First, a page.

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People of the book : a novel
Geraldine Brooks
Adult Fiction BROOKS

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From Publishers' Weekly:

Reading Geraldine Brooks's remarkable debut novel, Year of Wonders, or more recently March, which won the Pulitzer Prize, it would be easy to forget that she grew up in Australia and worked as a journalist. Now in her dazzling new novel, People of the Book, Brooks allows both her native land and current events to play a larger role while still continuing to mine the historical material that speaks so ardently to her imagination. Late one night in the city of Sydney, Hanna Heath, a rare book conservator, gets a phone call. The Sarajevo Haggadah, which disappeared during the siege in 1992, has been found, and Hanna has been invited by the U.N. to report on its condition. Missing documents and art works (as Dan Brown and Lev Grossman, among others, have demonstrated) are endlessly appealing, and from this inviting premise Brooks spins her story in two directions. In the present, we follow the resolutely independent Hanna through her thrilling first encounter with the beautifully illustrated codex and her discovery of the tiny signs-a white hair, an insect wing, missing clasps, a drop of salt, a wine stain-that will help her to discover its provenance. Along with the book she also meets its savior, a Muslim librarian named Karaman. Their romance offers both predictable pleasures and genuine surprises, as does the other main relationship in Hanna's life: her fraught connection with her mother. In the other strand of the narrative we learn, moving backward through time, how the codex came to be lost and found, and made. From the opening section, set in Sarajevo in 1940, to the final section, set in Seville in 1480, these narratives show Brooks writing at her very best. With equal authority she depicts the struggles of a young girl to escape the Nazis, a duel of wits between an inquisitor and a rabbi living in the Venice ghetto, and a girl's passionate relationship with her mistress in a harem. Like the illustrations in the Haggadah, each of these sections transports the reader to a fully realized, vividly peopled world. And each gives a glimpse of both the long history of anti-Semitism and of the struggle of women toward the independence that Hanna, despite her mother's lectures, tends to take for granted. Brooks is too good a novelist to belabor her political messages, but her depiction of the Haggadah bringing together Jews, Christians and Muslims could not be more timely. Her gift for storytelling, happily, is timeless. (c) Copyright PWxyz, LLC. All rights reserved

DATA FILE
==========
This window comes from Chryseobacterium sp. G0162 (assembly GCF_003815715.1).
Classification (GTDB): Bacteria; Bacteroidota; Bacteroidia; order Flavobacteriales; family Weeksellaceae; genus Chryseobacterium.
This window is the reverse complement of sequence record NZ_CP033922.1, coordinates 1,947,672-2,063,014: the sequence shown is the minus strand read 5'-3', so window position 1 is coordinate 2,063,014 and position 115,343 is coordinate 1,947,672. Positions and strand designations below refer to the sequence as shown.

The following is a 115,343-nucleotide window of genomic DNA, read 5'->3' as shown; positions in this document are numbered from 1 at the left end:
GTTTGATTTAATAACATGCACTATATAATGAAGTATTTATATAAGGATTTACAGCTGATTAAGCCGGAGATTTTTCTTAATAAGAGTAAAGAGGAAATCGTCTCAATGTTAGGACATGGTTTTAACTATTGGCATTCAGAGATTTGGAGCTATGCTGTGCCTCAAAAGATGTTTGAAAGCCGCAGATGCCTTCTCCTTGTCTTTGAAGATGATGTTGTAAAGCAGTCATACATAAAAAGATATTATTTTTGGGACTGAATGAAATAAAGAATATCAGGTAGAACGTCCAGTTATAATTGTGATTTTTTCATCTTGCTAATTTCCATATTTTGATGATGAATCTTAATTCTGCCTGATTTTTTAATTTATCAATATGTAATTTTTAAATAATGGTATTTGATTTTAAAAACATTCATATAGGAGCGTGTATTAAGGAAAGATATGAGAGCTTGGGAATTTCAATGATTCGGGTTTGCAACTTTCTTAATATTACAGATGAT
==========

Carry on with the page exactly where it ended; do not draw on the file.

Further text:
From Library Journal:

Rare because haggadahs are seldom illuminated and precious for the quality of those illustrations, the Sarajevo Haggadah has survived the siege of that city, saved by a Muslim who headed the library at the National Museum. Rare books conservator Hanna Heath, summoned from Sydney to Sarajevo to evaluate it, finds tiny clues--an insect's wing, a wine stain, a hair--that establish its provenance and lead into flashbacks about the book's history, showing how it survived the Spanish Inquisition, the expulsion of the Jews from Spain, and the Nazis and how it came to be created in the first place. Not the least of these stories is Hanna's own. Brooks, whose March won a Pulitzer Prize in 2006, convincingly re-creates several unfamiliar settings--Seville in 1480, Barcelona in 1492, Venice in 1609, Vienna in 1894, Yugoslavian resistance to German occupation, and Sarajevo in 1996. Reader Edwina Wren, faced with re-creating all these accents, sometimes defaults to one that's generically foreign. Some of the many characters could also have been a little more developed, but this is both a literary novel and a popular hit, one of those big, ambitious, impossibly erudite books that pursue hidden knowledge through the ages. Recommended.--John Hiett, Iowa City P.L. (c) Copyright 2010. Library Journals LLC, a wholly owned subsidiary of Media Source, Inc. No redistribution permitted.

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main characters Hannah Heath
Female
Independent
Rare book conservator; invited to investigate the condition of the Sarajevo Haggadah, which disappeared in 1992; begins a relationship with Karaman.
Rare book dealer

Karaman
Male
Muslim
Found the missing Sarajevo Haggadah; begins a relationship with Hannah.
Librarian



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